“Gardens of Eden”: Churches and the Preservation Of Ethiopia’s Indigenous Forests

The landscapes of Ethiopia offer a unique perspective on the world, with landscapes that are both ancient and modern. As one of the fastest expanding economies globally, Ethiopia has several environmental challenges. For hundreds of years, the last native forests have surrounded church buildings in Amhara province, and they have been safeguarded as tiny Gardens of Eden.

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This book, a photographic essay about these church forests by Kieran, was published in Nature, Geo France, and National Geographic and received the Sony World Photography Award for Landscape Photography. The project was also exhibited in Los Angeles, New York, and Edinburgh. The book contains:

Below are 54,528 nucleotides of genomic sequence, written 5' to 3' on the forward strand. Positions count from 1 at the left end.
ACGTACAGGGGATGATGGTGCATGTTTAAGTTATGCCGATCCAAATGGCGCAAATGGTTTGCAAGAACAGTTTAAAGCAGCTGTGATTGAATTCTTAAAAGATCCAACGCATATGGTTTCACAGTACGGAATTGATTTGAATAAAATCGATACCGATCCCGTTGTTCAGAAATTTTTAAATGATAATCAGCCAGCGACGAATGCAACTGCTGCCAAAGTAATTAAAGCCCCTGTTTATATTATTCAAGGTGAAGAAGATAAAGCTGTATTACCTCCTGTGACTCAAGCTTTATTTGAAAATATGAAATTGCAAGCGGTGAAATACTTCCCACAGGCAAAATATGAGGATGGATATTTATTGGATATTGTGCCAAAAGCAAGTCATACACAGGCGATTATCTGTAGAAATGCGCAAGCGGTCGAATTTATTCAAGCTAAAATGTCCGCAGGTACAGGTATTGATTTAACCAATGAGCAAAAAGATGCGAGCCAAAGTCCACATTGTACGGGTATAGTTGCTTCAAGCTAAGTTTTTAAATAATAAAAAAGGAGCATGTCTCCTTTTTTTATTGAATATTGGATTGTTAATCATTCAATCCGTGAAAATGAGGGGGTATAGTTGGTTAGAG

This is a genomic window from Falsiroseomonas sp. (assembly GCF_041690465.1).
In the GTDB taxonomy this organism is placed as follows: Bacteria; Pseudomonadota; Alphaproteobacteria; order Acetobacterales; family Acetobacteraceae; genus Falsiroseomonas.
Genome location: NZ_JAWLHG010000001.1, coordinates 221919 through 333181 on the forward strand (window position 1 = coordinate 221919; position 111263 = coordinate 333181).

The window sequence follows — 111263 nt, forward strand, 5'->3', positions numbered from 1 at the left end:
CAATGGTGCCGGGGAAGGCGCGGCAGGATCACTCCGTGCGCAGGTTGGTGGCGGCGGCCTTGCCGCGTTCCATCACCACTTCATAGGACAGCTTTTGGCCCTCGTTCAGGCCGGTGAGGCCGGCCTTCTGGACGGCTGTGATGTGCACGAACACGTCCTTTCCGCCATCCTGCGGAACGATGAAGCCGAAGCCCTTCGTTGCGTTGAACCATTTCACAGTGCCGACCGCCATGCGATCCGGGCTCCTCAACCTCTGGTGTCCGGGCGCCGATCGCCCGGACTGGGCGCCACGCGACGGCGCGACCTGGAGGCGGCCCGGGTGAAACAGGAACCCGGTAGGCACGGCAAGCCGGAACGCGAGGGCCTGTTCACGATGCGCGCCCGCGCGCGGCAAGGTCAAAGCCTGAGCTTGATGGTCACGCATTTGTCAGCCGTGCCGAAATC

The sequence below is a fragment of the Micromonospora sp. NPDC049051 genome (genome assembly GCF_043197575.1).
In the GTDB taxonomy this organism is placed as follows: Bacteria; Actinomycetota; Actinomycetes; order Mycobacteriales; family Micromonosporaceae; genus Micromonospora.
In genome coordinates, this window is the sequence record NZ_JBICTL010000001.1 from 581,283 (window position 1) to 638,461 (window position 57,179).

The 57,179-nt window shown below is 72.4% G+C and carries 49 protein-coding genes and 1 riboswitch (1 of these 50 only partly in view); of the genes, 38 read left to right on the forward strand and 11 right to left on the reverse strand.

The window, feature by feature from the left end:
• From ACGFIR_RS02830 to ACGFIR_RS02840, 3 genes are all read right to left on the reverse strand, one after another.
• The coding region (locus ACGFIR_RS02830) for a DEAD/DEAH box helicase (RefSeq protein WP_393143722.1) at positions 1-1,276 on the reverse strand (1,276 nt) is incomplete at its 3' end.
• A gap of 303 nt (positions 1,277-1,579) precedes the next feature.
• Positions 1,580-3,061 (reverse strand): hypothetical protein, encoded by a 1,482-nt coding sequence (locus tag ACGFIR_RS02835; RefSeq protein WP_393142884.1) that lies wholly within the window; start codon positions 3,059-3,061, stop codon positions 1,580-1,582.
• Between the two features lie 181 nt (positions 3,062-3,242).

• The whole narrative.
  • Additional unreleased photographs.
  • A specially commissioned essay by Dr. Alemayehu Wassie Eshete on the spiritual origins of modern environmentalism.
  • A foreword by church forest expert Dr. Alemayehu Wassie Eshete.

This book, which promoted environmental conservation in Ethiopia, assisted in planting a thousand trees in the upper Blue Nile river catchment near Lake Tana. This project was created in collaboration with the local community, scientists, and Plant With Purpose.

“Ethiopia’s indigenous forests have shrunk by more than 90% in the last one hundred years. Clearance for agriculture, villages, and buildings has destroyed canopies, but recent increases in the country’s official forest cover figures result from necessary tree-crop plantation programs. The huge planting of billions of trees was focused on creating non-native tree species, not native forest conservation. Eucalyptus, for instance, has long been a popular fuel source in tropical regions because it is fast-growing and proliferates. However, owing to its high cost of production and the damage that it does to both wildlife and soil moisture, these trees are no longer used as fuel sources in many countries,” he adds.